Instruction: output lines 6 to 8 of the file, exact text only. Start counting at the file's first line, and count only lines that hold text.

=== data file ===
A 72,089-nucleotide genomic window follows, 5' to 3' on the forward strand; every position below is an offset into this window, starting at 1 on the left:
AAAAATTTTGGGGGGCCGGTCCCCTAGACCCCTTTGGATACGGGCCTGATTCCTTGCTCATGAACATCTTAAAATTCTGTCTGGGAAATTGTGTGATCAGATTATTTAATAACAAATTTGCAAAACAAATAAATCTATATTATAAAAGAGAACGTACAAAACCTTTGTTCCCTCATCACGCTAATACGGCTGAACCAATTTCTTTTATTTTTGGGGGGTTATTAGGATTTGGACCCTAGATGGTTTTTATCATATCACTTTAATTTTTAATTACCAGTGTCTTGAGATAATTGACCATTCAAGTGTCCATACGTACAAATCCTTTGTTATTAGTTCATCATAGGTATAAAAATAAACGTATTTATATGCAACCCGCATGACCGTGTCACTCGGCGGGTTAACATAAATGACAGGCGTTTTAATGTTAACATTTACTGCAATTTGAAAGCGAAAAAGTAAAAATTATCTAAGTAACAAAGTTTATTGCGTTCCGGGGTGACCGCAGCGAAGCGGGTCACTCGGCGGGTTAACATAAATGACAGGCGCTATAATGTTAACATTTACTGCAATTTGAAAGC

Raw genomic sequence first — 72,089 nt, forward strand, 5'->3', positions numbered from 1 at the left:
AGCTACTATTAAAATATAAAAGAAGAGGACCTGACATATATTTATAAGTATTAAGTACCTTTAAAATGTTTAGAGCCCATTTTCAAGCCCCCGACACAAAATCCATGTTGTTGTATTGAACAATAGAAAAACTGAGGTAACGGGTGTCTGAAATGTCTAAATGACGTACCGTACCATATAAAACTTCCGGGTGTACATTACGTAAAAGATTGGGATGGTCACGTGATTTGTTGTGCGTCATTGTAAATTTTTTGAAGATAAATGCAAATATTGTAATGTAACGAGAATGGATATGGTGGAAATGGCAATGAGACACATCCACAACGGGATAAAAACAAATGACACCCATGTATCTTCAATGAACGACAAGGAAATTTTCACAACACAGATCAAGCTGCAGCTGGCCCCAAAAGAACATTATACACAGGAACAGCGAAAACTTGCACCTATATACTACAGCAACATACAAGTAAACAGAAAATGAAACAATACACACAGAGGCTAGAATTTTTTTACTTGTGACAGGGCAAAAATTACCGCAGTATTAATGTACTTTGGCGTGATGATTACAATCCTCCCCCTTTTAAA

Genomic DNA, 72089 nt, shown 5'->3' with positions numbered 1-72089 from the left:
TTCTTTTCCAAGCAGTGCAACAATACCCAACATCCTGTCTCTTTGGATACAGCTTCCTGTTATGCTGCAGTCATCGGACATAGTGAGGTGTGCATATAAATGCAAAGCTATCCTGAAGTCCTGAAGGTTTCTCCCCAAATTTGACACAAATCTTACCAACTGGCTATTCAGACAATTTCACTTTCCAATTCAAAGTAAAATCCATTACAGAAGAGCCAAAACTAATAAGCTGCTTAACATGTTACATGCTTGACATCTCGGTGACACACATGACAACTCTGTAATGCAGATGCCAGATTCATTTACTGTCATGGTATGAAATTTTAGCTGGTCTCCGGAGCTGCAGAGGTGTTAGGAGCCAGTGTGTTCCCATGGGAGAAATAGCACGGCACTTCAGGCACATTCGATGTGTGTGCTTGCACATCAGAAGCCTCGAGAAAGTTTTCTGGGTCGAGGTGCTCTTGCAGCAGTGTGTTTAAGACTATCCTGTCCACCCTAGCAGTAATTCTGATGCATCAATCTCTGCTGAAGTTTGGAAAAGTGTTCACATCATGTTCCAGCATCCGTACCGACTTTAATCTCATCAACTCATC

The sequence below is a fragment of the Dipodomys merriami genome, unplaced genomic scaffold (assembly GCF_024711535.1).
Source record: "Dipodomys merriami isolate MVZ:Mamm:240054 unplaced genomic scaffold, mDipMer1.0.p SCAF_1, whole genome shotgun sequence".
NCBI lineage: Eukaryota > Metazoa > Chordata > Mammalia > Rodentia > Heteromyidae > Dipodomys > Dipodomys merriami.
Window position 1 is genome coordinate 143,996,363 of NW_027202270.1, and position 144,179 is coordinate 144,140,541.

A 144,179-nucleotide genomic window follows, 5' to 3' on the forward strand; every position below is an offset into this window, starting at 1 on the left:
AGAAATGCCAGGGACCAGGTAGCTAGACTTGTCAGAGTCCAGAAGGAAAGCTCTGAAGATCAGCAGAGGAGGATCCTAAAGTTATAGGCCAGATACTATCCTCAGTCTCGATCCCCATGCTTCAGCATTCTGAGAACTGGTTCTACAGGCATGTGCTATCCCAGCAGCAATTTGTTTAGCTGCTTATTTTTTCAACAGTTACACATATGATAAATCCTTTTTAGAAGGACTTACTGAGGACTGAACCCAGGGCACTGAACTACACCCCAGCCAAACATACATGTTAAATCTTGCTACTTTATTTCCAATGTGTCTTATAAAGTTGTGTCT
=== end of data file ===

TTCTTTTCCAAGCAGTGCAACAATACCCAACATCCTGTCTCTTTGGATACAGCTTCCTGTTATGCTGCAGTCATCGGACATAGTGAGGTGTGCATATAAATGCAAAGCTATCCTGAAGTCCTGAAGGTTTCTCCCCAAATTTGACACAAATCTTACCAACTGGCTATTCAGACAATTTCACTTTCCAATTCAAAGTAAAATCCATTACAGAAGAGCCAAAACTAATAAGCTGCTTAACATGTTACATGCTTGACATCTCGGTGACACACATGACAACTCTGTAATGCAGATGCCAGATTCATTTACTGTCATGGTATGAAATTTTAGCTGGTCTCCGGAGCTGCAGAGGTGTTAGGAGCCAGTGTGTTCCCATGGGAGAAATAGCACGGCACTTCAGGCACATTCGATGTGTGTGCTTGCACATCAGAAGCCTCGAGAAAGTTTTCTGGGTCGAGGTGCTCTTGCAGCAGTGTGTTTAAGACTATCCTGTCCACCCTAGCAGTAATTCTGATGCATCAATCTCTGCTGAAGTTTGGAAAAGTGTTCACATCATGTTCCAGCATCCGTACCGACTTTAATCTCATCAACTCATC

The sequence below is a fragment of the Dipodomys merriami genome, unplaced genomic scaffold (assembly GCF_024711535.1).
Source record: "Dipodomys merriami isolate MVZ:Mamm:240054 unplaced genomic scaffold, mDipMer1.0.p SCAF_1, whole genome shotgun sequence".